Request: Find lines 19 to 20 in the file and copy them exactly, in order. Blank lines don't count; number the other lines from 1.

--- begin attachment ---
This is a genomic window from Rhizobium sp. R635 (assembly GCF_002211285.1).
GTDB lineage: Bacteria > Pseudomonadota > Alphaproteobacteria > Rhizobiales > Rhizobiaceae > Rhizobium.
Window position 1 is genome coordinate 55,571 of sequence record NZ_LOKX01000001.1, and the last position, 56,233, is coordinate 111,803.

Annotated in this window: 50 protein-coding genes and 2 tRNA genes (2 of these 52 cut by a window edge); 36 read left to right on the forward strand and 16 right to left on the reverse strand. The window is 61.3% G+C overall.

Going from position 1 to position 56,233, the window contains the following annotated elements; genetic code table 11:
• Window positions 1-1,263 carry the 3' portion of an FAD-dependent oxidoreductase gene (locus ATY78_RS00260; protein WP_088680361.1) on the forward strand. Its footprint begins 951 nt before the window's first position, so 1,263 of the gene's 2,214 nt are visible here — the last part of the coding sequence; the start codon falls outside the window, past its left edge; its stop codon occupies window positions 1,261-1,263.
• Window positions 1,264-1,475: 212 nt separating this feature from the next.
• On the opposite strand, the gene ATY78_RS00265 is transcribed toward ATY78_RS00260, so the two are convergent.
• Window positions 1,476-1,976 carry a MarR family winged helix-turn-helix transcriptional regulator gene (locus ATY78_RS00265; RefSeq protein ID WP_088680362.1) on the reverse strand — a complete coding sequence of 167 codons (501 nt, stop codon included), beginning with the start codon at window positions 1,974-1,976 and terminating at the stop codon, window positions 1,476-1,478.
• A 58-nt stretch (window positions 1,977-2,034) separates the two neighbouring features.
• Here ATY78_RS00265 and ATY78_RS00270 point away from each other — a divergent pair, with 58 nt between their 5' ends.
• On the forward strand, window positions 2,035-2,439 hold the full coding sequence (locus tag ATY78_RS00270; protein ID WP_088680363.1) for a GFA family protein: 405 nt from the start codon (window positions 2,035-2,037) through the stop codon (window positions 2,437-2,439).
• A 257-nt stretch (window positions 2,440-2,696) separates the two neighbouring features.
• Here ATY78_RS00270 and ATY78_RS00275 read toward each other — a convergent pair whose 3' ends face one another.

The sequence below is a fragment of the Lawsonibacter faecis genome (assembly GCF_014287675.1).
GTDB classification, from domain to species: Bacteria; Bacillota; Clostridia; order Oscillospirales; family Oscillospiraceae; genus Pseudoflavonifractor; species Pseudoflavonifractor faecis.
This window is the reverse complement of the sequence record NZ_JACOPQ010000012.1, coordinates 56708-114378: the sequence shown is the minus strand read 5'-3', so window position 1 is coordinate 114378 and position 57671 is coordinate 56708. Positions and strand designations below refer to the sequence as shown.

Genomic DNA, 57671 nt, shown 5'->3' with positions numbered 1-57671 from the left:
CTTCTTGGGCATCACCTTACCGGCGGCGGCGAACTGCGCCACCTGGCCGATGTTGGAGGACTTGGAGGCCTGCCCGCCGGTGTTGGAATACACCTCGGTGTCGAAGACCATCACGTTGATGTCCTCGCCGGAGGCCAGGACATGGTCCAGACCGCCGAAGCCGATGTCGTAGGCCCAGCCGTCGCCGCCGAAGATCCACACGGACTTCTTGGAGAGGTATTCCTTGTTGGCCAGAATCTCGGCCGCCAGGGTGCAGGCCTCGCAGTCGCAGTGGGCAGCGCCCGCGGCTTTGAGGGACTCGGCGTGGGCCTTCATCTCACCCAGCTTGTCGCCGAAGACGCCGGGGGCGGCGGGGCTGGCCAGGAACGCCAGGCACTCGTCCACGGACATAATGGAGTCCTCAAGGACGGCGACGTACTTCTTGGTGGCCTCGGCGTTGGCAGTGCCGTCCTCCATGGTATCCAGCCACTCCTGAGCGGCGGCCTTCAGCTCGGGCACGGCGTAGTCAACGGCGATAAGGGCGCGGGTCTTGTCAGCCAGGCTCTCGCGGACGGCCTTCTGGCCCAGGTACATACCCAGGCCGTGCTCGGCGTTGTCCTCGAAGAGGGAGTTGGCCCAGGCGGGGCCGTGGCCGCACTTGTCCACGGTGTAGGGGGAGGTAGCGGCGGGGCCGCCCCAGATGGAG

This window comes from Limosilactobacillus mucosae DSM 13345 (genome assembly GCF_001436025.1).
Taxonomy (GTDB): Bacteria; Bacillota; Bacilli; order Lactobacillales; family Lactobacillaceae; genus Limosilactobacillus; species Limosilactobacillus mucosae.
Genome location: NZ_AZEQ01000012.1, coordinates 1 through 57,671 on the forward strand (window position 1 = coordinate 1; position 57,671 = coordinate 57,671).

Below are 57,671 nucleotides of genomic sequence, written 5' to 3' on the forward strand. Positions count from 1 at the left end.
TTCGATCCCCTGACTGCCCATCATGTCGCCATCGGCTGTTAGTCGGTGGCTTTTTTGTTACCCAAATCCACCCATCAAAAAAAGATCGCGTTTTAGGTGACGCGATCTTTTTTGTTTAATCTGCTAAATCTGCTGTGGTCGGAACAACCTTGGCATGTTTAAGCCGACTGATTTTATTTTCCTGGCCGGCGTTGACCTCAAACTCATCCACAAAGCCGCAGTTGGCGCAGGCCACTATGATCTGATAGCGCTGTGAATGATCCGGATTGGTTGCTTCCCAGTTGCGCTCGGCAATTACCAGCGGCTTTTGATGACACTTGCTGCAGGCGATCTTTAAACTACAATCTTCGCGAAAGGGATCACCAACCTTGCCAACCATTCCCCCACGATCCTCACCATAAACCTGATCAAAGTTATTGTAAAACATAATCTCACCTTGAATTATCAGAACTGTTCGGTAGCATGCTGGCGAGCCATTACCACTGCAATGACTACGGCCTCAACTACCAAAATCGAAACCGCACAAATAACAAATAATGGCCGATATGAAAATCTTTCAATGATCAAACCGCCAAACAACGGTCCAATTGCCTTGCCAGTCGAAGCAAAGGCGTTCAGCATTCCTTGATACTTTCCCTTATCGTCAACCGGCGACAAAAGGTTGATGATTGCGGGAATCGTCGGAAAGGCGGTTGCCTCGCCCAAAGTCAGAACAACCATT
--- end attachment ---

CTTCTTGGGCATCACCTTACCGGCGGCGGCGAACTGCGCCACCTGGCCGATGTTGGAGGACTTGGAGGCCTGCCCGCCGGTGTTGGAATACACCTCGGTGTCGAAGACCATCACGTTGATGTCCTCGCCGGAGGCCAGGACATGGTCCAGACCGCCGAAGCCGATGTCGTAGGCCCAGCCGTCGCCGCCGAAGATCCACACGGACTTCTTGGAGAGGTATTCCTTGTTGGCCAGAATCTCGGCCGCCAGGGTGCAGGCCTCGCAGTCGCAGTGGGCAGCGCCCGCGGCTTTGAGGGACTCGGCGTGGGCCTTCATCTCACCCAGCTTGTCGCCGAAGACGCCGGGGGCGGCGGGGCTGGCCAGGAACGCCAGGCACTCGTCCACGGACATAATGGAGTCCTCAAGGACGGCGACGTACTTCTTGGTGGCCTCGGCGTTGGCAGTGCCGTCCTCCATGGTATCCAGCCACTCCTGAGCGGCGGCCTTCAGCTCGGGCACGGCGTAGTCAACGGCGATAAGGGCGCGGGTCTTGTCAGCCAGGCTCTCGCGGACGGCCTTCTGGCCCAGGTACATACCCAGGCCGTGCTCGGCGTTGTCCTCGAAGAGGGAGTTGGCCCAGGCGGGGCCGTGGCCGCACTTGTCCACGGTGTAGGGGGAGGTAGCGGCGGGGCCGCCCCAGATGGAG

This window comes from Limosilactobacillus mucosae DSM 13345 (genome assembly GCF_001436025.1).